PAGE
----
It is no surprise that shortly before election dates were announced, the party promised to reserve an additional 10% of seats in public universities and government jobs for economically backward sections of society belonging to general caste groups, taking total reservations in the country to 60%.
The move was an appeasement tactic aimed at upper-caste Hindus, but economically left-behind voters. As the country wasn't creating enough job for its youth, it became imperative to secure government jobs for these voters. A government job becomes lifetime employment, crucial protection for those being left behind after years of "jobless growth" - an economy experiencing growth without an expansion of jobs.
As hundreds of millions of Indians were lifted out of poverty in the decades after the country's 1991 economic reforms, India's next generation - its millennials - want to more than just survive; they want to thrive in a world where smartphones and the instant availability of information has made them aware of glittering cities beyond their stunted neighbourhoods.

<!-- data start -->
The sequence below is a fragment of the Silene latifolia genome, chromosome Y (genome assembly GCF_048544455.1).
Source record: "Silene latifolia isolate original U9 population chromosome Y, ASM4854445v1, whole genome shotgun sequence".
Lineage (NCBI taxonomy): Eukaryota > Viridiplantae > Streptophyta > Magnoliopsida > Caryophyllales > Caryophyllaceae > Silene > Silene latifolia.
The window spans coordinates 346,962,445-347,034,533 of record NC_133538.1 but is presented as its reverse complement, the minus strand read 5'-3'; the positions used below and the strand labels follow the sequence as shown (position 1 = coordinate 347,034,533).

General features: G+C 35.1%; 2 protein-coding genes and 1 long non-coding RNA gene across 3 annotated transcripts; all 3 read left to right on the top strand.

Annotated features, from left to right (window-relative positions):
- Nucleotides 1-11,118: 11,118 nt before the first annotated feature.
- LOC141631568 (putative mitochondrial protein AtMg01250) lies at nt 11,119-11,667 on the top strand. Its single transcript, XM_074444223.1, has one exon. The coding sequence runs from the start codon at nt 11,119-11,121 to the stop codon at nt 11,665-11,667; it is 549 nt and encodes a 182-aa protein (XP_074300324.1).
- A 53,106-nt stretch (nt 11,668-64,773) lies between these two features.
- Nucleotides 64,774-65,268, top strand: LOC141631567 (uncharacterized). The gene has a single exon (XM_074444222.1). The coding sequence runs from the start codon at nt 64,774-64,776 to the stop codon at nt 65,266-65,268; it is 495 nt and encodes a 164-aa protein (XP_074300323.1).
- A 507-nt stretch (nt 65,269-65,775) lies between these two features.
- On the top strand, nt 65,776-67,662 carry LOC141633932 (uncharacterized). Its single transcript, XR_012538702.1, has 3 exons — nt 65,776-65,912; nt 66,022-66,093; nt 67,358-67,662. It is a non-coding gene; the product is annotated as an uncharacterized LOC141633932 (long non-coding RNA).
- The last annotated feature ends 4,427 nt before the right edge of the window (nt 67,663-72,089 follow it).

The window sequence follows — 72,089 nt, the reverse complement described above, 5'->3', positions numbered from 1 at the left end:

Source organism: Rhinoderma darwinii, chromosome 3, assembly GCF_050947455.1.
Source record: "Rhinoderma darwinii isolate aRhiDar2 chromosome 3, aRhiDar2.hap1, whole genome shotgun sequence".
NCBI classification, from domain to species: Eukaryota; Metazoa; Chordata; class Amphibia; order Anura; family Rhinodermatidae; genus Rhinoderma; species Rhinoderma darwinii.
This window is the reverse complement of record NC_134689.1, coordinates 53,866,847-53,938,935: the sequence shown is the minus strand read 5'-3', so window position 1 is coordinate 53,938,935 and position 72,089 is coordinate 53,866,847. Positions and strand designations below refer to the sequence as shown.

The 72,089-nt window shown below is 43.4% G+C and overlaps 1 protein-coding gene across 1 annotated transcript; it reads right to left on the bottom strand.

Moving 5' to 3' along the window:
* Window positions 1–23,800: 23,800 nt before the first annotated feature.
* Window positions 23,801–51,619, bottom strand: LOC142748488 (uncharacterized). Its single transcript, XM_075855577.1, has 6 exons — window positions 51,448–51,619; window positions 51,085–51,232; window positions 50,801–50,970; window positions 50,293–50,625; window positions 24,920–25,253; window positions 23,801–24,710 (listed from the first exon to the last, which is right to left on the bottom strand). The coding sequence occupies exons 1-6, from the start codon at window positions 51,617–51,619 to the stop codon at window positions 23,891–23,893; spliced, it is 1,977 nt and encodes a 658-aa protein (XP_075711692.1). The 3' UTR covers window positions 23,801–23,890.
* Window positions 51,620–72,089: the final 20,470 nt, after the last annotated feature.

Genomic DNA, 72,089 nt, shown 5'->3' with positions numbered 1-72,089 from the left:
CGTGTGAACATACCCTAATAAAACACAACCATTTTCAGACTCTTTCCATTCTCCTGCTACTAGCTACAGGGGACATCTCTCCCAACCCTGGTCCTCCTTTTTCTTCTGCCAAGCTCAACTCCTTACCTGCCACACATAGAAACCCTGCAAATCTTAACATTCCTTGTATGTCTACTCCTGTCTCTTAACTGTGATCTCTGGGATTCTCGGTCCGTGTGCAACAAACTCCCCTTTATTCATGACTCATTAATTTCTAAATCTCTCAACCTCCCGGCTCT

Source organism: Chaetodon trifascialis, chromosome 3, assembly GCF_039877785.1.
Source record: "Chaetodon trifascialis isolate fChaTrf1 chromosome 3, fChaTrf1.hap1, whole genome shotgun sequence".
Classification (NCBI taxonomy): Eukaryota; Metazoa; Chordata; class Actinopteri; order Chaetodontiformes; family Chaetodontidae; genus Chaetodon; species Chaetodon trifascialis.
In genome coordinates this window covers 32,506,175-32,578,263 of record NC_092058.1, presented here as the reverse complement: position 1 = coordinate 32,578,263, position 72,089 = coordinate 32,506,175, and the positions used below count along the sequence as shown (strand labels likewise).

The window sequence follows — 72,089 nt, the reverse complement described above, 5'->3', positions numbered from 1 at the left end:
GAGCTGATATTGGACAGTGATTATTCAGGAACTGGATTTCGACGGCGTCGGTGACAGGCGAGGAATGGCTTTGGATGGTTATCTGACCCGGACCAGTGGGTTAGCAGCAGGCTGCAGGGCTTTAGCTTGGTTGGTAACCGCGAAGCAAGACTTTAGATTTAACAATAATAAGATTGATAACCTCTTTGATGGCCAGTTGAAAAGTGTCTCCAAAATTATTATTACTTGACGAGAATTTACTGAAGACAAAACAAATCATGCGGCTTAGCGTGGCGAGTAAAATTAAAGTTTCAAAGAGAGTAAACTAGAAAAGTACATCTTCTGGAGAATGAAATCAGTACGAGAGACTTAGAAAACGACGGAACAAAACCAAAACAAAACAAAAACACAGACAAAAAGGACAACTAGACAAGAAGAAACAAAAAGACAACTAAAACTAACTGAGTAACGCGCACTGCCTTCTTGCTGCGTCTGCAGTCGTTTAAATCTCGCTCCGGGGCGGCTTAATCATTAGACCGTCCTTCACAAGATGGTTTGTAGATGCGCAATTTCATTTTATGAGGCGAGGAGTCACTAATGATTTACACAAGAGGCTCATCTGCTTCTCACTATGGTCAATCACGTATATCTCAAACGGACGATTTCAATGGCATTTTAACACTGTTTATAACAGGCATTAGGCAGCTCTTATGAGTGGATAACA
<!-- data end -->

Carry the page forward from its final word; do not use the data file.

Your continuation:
And although his government has not delivered employment growth or kept its economic promises, Mr Modi speaks the language and aspiration of these millennials - offering them bullet trains, world-class cities, and a country that shines on the world stage.
Mr Modi's own attire is aspirational: in retiring the traditional white kurta (tunic) and pyjama that had become the standard uniform for male politicians, the prime minister's wardrobe of expensive, well-made, colourful garments highlights not just his own upward mobility, but that of the country (if you believe in his vision).
Contrary to what conventional wisdom may lead many to believe, young Indians remain squarely behind Mr Modi as he dominates the cultural and political narrative of the country.
Any national-level politician hoping to counter his massive popularity will only emerge from the grassroots, once again speaking the language of the people against a government not delivering on its promise.
Vivan Marwaha is the author of 'What Millennials Want' (Penguin Viking)